Support Our Research

A healthy heart will beat more than two billion times in a life-time, nourishing every tissue in our body. Pumping blood cells an equivalent of 12,000 miles in one day— that’s four times the distance from Silicon Valley to New York.

Generous donations support research and education dedicated to understanding the healthy human heart and heart disease. Implementing research into patient-care is Stanford Medicine.

Beating Cardiomyocytes


Ways to Give

If you have a passion for cardiovascular medicine and research and would like to contribute to the Stanford Cardiovascular Institute, please contact Joseph C. Wu, Director of CVI. You may also give directly via Giving to Stanford.

Contact: (650) 725-7964 | Email

Our Supporters


Lawrence H. and Roberta Cohn

With a generous gift, the Lawrence H. and Roberta Cohn Lectureship in Cardiovascular Surgery was established in October 2015.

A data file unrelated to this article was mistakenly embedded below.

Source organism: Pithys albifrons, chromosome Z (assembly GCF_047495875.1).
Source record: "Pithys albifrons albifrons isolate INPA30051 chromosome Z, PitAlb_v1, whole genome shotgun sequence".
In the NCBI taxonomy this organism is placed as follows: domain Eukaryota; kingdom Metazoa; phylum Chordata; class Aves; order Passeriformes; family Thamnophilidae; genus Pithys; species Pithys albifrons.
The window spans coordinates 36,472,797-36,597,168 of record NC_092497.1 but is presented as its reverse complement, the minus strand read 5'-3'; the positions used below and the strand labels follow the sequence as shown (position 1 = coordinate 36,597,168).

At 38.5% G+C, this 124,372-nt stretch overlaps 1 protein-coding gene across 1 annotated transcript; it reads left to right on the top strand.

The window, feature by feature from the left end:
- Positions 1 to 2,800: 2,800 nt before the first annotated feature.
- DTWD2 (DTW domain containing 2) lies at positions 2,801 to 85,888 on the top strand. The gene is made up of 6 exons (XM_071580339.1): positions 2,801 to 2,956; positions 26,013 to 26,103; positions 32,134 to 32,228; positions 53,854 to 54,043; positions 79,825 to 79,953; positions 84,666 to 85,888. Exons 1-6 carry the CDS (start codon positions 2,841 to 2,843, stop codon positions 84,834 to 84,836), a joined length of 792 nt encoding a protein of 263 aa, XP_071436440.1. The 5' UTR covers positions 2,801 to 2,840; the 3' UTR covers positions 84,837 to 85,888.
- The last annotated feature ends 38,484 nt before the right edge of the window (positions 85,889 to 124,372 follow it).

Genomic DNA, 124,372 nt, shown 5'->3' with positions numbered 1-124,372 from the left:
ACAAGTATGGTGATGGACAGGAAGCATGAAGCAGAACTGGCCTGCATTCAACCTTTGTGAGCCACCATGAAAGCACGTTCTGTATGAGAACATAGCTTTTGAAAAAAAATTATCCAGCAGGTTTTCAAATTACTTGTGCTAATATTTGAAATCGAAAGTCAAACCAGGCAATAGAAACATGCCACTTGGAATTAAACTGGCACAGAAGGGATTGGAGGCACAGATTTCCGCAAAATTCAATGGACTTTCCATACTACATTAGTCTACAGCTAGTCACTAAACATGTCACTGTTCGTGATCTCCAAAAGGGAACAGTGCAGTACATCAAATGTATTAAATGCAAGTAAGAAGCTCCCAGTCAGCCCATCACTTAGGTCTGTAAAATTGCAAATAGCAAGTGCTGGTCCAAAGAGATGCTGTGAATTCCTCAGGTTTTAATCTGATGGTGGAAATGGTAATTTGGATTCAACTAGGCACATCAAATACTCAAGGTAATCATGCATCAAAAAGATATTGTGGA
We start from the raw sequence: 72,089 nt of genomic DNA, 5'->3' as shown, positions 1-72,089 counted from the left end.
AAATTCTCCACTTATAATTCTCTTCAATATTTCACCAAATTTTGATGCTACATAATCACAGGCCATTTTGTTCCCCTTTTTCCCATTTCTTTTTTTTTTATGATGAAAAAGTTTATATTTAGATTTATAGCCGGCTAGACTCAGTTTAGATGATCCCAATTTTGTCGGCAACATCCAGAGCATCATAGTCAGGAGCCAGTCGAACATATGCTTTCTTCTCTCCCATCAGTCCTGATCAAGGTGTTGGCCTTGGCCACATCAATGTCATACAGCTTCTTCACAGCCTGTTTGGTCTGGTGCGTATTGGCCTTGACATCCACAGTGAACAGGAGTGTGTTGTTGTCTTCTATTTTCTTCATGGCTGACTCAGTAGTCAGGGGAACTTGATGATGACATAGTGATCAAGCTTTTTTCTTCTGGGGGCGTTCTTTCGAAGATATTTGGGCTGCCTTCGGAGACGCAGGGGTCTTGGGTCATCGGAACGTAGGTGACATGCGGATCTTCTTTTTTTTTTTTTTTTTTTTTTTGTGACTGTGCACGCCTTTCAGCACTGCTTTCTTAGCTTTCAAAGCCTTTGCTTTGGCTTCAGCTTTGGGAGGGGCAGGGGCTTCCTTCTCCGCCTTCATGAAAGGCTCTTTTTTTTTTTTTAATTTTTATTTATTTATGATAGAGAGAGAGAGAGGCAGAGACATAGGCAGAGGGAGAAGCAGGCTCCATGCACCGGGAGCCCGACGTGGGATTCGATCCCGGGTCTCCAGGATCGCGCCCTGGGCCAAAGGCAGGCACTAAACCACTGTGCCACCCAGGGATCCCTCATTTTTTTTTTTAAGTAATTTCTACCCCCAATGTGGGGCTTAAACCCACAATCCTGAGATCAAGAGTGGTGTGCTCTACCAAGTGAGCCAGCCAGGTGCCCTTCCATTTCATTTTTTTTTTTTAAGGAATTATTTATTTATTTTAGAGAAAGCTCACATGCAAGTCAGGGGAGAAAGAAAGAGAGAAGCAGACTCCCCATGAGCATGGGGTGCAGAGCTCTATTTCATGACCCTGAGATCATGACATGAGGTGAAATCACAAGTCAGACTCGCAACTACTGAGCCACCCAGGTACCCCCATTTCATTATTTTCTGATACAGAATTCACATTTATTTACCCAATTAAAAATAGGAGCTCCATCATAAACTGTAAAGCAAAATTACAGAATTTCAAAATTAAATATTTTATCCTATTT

Dr. Lawrence Cohn was a San Francisco born pioneering cardiac surgeon, researcher, and medical educator. He has performed more than 11,500 cardiac surgical operations and was a world-renowned expert in the field of valve repair and replacement surgery. At the Brigham and Women’s Hospital, he pioneered the process of minimally invasive heart valve surgery along with many other innovations, including New  England's first heart transplant, bioprosthetic porcine valve, and computer­ assisted robot surgery. Dr. Cohn's clinical and research interests spanned the entirety of adult cardiac surgery. He published more than 550 original scientific articles, 105 book chapters, and 12 books. An excellent public speaker, Dr. Cohn delivered more than 1,000 lectures worldwide.  

The Dorothy Dee and Marjorie Helene Boring Trust

With a generous $2M gift from the Boring Family the Cardiovascular Institute established an award that supports Stanford medical students dedicated to cardiovascular research during their training at Stanford.

Steven M. Gootter Foundation

The Gootter Foundation is working to defeat Sudden Cardiac Death. With their support, the Stanford Cardiovascular Institute provides seed funding to develop new diagnostics for the prevention of sudden cardiac death.